He sounds like a good candidate for NILF or Nothing in Life is Free program. He needs to learn to earn everything that is offered by you as well as give it to you when you ask. Allowing dog to possess this type of behavior is the start of many more behaviors which will be most difficult for you to live with. I would also recommend no couch time unless he is invited but certainly not with treats. I would also make the particular carpet space off limits.
Do know that as dogs gain "authority" of certain areas they will claim more. They have learned just what it takes to control their enviroment and have no problems using it whenever they feel the need. If you have not taken an obedience class I highly suggest you do so. Also do some research on the NILF program. This should help you lots.
Corgis do have a tendacy to being aggressive with what they believe is theirs. With all of our dogs we have worked with them from day one to tolerate human attention when they are eating or playing with toys. This has worked very well. I've always worried that an unsuspecting child would wander by at the wrong time so this was important to me. We still see the food aggression and even some taunting of the other dogs. Our Fergi will eat everything in her bowl down to the last few kibbles and then stand guard. She is just waiting for another dog to take interest in what is hers. This we need to work on. It is funny that Fergie has had to use her little kennel fence while recuperating from a recent injury. She actually took great pride in having a "special territory" that the other dogs couldn't have. Now that she is back to having the run of the place our Lizzie (4 year old) has taken over the kennel area and won't let Fergie back in. It seems the dogs will accept the humans in the house as Alpha, but each corgi still sees themselves as a top dog.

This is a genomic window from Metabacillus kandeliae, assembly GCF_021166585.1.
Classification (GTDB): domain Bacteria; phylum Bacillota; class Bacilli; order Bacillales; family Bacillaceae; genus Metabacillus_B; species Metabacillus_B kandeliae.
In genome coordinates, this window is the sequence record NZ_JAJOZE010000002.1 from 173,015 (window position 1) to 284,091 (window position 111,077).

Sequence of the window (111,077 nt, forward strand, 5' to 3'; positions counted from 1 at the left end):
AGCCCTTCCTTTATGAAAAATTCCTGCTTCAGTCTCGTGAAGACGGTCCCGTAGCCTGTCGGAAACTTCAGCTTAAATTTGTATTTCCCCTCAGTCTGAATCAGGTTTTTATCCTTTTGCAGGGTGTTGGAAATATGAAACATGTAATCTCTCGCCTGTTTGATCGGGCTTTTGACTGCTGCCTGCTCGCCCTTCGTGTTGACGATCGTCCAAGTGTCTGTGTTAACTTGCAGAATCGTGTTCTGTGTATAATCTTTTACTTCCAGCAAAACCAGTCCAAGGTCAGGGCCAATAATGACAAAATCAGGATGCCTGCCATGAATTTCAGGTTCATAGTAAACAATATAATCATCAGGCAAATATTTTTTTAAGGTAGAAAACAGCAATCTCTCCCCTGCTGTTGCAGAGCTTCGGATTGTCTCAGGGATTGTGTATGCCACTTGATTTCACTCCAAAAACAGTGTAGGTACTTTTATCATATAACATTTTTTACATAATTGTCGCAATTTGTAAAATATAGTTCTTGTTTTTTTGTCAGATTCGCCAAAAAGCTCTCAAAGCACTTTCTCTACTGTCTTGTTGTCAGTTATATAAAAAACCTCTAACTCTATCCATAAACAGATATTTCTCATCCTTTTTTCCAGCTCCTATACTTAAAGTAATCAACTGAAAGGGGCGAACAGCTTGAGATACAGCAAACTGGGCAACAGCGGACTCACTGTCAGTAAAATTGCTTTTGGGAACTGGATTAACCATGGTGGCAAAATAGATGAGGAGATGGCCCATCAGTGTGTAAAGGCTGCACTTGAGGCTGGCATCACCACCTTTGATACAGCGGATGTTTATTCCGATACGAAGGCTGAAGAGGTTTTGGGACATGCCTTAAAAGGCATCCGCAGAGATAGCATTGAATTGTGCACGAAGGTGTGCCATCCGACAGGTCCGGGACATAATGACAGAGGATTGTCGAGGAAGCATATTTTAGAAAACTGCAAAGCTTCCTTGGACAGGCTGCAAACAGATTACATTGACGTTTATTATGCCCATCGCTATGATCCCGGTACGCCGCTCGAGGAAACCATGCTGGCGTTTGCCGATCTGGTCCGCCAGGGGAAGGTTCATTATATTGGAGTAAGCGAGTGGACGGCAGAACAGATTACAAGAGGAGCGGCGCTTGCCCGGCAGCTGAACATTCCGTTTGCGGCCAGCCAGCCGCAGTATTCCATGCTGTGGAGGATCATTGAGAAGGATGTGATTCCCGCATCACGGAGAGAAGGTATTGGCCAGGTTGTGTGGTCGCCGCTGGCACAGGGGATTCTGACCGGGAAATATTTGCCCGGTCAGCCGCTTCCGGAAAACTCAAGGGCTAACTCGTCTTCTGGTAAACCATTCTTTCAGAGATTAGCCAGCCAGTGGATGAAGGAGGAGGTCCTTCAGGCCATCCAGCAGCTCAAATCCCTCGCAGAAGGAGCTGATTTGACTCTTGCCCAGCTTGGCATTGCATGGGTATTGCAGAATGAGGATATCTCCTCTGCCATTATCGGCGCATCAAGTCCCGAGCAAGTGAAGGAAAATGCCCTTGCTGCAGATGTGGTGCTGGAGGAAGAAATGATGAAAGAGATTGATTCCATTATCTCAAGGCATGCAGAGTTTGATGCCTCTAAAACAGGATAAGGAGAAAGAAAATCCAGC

Corgis have a tendency to be aggressive with what they believe is theirs........if they are allowed to. I currently have five in residence and can take food, a bone or toy away at any time without so much as a grumble. It just isnt allowed. I do feed my dogs separately and pick up all food dishes when they are done. I do have a few that would guard if given the opportunity so I just dont give it. Any special and long term tasty treats are given when they are separate..period.
Yes, corgis do love their few and it is a rare few of them that would happily share it with another dog. That is a dog to dog trait that I can live with. The same behavior directed toward a human is not acceptable and never should be. Much of a dogs behavior is based on what we teach them and what we choose to allow in our homes. Most dogs will happily comply when they receive clear, consistent and concise directions from their owners.
so I took you guys advice and things are starting to get a bit better ... hes not so agreesive towards me and lets me take toys away..he does growl a bit, but it's starting to be better =]
I'm glad he seems to be getting better. We have taught Ein to "drop it" and turned it into a game. When we would play with him, we'd tell him to "drop it" while playing with a toy and when he'd drop it we'd praise him and continue playing. He's never been a fetcher, so "drop" a ball means nothing to him, but he loves to play tug of war, so when he would bring us the rope, we'd have him "drop it" for us before we'd pick it up and play tug with him. One he had learned that "drop it" was fun because it meant we were playing with him, it was easy enough to get him to "drop it" when he had something he shouldn't.